First of all, let us start with another rant about terminology. No wonder folks get confused. "OSIS" sounds like a condition - something wrong. Oooo, you have halitosis. Oooo, you have anythingosis. Sounds bad. The osis part should have been "ness", a simple description of quality.
So think of kyphosis as kyphness. And think of lordosis as lordness.
Of course, anybody who knows the terminology will laugh at you. You can take it.
Can't? OK. OK. So we stick with lordosis and kyphosis. Just know that they are descriptions of shape and not diseases.
In terms of normal posture, the small of the back (alias the low back) curves into the body as a hollow. That inward curvature is called lordosis.
The part that sticks out, the round shoulders, in particular, is a shape called kyphosis. Beware, that round shoulders term messes everybody up as the shoulders are not mid-line. The terms lordosis and kyphosis are mid line contour descriptions. When the back sticks out because ribs are sticking out we do NOT use the term kyphosis. We call that ribs sticking out, from the Etruscan RibusStikusOutus. Way more often than not, the term kyphoscoliosis is just plain wrong as what is sticking out is ribs and typically the actual mid line spine shape is less kyphotic than normal.
The most common cause of lordosis is being a toddler. After that comes being a girl. Girls often exaggerate their natural low back lordosis for allure.
While parents are nagging kids to stand straight, a poker straight spine is trouble. Old fusions with straight rods often are associated with a sense of being off balance.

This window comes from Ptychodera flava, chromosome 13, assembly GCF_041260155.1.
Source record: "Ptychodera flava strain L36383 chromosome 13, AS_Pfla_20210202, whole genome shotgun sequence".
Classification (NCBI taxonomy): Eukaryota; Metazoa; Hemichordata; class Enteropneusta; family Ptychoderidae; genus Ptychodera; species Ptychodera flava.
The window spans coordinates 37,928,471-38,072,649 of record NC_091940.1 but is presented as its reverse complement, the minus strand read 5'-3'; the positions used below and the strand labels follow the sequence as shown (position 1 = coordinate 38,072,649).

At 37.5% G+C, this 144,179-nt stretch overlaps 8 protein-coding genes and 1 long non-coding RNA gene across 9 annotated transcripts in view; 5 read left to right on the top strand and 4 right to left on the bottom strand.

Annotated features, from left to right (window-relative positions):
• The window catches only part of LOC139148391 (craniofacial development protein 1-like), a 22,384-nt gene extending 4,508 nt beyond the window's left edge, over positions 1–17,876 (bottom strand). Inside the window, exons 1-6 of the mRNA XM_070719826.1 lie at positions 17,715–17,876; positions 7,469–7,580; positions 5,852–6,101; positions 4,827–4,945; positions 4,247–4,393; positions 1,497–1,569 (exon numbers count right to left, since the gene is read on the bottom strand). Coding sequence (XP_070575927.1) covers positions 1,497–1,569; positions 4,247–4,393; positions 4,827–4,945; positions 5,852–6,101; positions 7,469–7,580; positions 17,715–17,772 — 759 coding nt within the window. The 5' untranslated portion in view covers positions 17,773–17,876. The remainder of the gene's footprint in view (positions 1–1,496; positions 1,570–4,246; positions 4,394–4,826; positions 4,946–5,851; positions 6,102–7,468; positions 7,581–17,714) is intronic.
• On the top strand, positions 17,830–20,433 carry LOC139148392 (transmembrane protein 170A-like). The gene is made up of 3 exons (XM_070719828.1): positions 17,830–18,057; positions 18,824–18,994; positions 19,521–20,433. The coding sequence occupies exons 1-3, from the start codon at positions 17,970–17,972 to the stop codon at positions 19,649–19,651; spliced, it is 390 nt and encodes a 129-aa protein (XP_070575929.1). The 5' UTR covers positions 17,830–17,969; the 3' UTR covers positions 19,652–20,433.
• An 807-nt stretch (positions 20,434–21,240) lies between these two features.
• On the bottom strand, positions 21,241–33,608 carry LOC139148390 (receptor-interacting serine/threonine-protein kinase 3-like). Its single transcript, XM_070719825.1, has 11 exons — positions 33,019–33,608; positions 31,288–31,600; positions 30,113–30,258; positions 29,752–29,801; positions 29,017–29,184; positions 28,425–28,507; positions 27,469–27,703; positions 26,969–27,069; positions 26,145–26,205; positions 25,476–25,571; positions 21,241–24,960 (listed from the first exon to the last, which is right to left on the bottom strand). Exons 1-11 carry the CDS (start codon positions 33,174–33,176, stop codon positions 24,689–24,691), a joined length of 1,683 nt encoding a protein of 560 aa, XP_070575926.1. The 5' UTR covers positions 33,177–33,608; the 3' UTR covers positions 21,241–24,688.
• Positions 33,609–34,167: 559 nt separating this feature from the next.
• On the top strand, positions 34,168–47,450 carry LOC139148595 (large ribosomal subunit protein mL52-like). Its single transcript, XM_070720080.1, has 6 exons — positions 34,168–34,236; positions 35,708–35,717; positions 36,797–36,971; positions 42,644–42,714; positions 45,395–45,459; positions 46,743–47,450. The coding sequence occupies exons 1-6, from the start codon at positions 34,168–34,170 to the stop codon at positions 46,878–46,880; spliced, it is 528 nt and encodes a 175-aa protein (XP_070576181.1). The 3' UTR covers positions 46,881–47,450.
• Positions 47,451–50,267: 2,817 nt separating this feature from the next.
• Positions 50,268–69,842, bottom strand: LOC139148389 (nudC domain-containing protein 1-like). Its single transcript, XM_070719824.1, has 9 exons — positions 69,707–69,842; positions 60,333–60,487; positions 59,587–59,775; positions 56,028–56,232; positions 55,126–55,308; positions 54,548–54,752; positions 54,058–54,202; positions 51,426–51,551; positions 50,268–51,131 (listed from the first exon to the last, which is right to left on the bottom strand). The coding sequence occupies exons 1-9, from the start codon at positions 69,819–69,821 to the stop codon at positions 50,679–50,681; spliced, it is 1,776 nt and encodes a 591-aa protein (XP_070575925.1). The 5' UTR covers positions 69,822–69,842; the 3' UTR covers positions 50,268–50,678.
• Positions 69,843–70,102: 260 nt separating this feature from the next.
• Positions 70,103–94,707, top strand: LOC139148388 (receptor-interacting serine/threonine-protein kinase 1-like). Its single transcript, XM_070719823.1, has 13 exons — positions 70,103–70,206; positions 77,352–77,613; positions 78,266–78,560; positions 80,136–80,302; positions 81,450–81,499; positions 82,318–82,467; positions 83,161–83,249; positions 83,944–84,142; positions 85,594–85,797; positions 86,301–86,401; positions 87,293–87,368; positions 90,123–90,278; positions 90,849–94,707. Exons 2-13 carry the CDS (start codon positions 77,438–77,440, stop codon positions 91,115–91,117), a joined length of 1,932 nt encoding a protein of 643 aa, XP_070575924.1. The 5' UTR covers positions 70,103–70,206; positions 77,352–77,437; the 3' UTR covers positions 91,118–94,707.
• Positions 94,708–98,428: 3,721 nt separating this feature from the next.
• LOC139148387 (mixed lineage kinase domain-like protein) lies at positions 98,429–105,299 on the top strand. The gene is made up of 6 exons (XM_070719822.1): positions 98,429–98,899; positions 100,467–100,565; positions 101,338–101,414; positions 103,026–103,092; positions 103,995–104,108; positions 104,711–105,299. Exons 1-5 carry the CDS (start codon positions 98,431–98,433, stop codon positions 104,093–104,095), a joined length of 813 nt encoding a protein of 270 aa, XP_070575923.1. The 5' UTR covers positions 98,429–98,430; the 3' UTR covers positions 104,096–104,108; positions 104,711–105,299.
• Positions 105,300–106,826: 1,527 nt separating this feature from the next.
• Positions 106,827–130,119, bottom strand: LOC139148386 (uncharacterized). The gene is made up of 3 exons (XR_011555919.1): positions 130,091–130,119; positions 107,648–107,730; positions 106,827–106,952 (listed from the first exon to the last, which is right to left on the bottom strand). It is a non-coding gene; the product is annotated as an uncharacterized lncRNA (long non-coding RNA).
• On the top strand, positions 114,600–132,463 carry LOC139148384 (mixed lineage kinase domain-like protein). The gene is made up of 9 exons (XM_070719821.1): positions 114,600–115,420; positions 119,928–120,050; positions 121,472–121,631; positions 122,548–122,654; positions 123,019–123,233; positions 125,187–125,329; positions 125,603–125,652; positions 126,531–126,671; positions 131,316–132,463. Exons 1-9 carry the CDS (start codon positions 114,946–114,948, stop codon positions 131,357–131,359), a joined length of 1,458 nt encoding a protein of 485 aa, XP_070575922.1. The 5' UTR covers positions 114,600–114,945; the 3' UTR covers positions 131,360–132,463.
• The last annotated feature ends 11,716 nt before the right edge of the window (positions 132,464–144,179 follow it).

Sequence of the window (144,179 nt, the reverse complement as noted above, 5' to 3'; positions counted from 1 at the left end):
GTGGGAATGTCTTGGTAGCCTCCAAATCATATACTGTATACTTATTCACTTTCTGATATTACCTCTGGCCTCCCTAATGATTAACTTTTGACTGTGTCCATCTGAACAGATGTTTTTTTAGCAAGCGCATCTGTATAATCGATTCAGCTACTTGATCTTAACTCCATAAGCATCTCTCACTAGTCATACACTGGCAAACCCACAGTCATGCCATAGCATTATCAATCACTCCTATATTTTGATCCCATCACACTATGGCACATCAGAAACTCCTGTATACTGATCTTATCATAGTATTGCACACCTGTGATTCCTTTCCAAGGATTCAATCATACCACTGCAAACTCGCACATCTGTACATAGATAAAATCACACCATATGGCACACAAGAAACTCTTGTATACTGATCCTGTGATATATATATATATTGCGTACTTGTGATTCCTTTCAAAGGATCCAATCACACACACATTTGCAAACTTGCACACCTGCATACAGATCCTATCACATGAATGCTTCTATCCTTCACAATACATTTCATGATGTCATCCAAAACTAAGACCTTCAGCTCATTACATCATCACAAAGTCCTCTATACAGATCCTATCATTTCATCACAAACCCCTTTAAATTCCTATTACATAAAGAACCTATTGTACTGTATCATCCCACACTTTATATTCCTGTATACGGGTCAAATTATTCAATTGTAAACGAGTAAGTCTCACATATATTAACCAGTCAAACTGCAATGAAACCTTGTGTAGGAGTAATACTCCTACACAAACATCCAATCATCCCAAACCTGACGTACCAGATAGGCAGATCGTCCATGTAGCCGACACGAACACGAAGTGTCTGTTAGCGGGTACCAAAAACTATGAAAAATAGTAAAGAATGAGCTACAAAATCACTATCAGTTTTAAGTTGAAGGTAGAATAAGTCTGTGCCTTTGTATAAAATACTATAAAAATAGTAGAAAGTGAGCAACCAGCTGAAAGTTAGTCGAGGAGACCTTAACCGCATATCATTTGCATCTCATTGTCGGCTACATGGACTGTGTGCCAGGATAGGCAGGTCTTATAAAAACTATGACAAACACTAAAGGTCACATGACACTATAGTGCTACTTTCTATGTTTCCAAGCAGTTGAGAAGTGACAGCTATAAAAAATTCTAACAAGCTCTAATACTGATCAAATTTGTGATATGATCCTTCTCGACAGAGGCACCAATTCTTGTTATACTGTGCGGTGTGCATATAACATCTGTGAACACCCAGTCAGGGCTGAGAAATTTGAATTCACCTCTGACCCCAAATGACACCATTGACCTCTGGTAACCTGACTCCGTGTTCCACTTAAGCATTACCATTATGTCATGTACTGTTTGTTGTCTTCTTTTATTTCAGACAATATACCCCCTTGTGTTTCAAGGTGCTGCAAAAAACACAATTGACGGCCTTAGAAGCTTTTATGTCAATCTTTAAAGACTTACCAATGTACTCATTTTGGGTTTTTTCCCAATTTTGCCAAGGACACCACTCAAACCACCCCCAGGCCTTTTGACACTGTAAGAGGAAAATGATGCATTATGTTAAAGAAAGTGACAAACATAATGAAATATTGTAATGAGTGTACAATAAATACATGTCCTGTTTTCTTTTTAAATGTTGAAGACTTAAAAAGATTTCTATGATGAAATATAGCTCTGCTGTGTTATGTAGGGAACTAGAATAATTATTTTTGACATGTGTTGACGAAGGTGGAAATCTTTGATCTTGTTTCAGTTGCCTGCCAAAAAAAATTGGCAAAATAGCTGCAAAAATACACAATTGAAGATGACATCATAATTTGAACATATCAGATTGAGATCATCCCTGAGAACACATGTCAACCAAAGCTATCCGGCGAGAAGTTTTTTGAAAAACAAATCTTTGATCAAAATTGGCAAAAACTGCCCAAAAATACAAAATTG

Extra low back (lumbar) lordosis may follow the abdominal muscles being weak or lazy. We see deep sway back standing that goes away on sitting.
That's a huge clue. On standing, we tickle the belly - have to be a good tickler - and the belly pulls away. So? So, while the belly sucked in the back flattened.
Why? Because the pelvis is a sea-saw sitting on the two hips. Pull the pubis up and the low back flattens. Lower the pubis and the low back arches deeper - more lordosis.
Back muscles can directly stiffen the spine and straighten it but that is not the typical source of contour. The hamstring muscles (rear thigh muscles) pull the rear protruding lower pelvis (ishium) downward and thus straighten the lower spine.
Because the vertebrae are connected in a flexible rod like manner, when you straighten the lower back the shallower angle connection to the upper back tends to straighten that as well. Pulling in the gut flattens the upper (thoracic) kyphosis.
Now these are all generalities bases on normal anatomy and a reasonable range of flexibility.
In babies, the lower spine, the entire spine is kyphotic. Once the baby stands as a toddler, the short Psoas muscle (the powerful hip flexor) which attaches to the lower spine pulls the lower spine into lordosis.
The interplay between Psoas, hamstrings and rectus abdominus muscles then determines the standing posture. The hip joint capsule (canvas-like covering) may be thickened and resist the extended standing posture. That, too, may lead to excessive lumbar lordosis by pulling the pelvis down from the front.
The upper end of the femur is cartilage in young children. The extension of the thighs in walking and play will deform the extra forward twist that the femur bone has at birth so as to lessen the in-turn of the legs and allow more hip extension. This works if the hip joint is sound and stable and the forces reasonable.
When things are really off...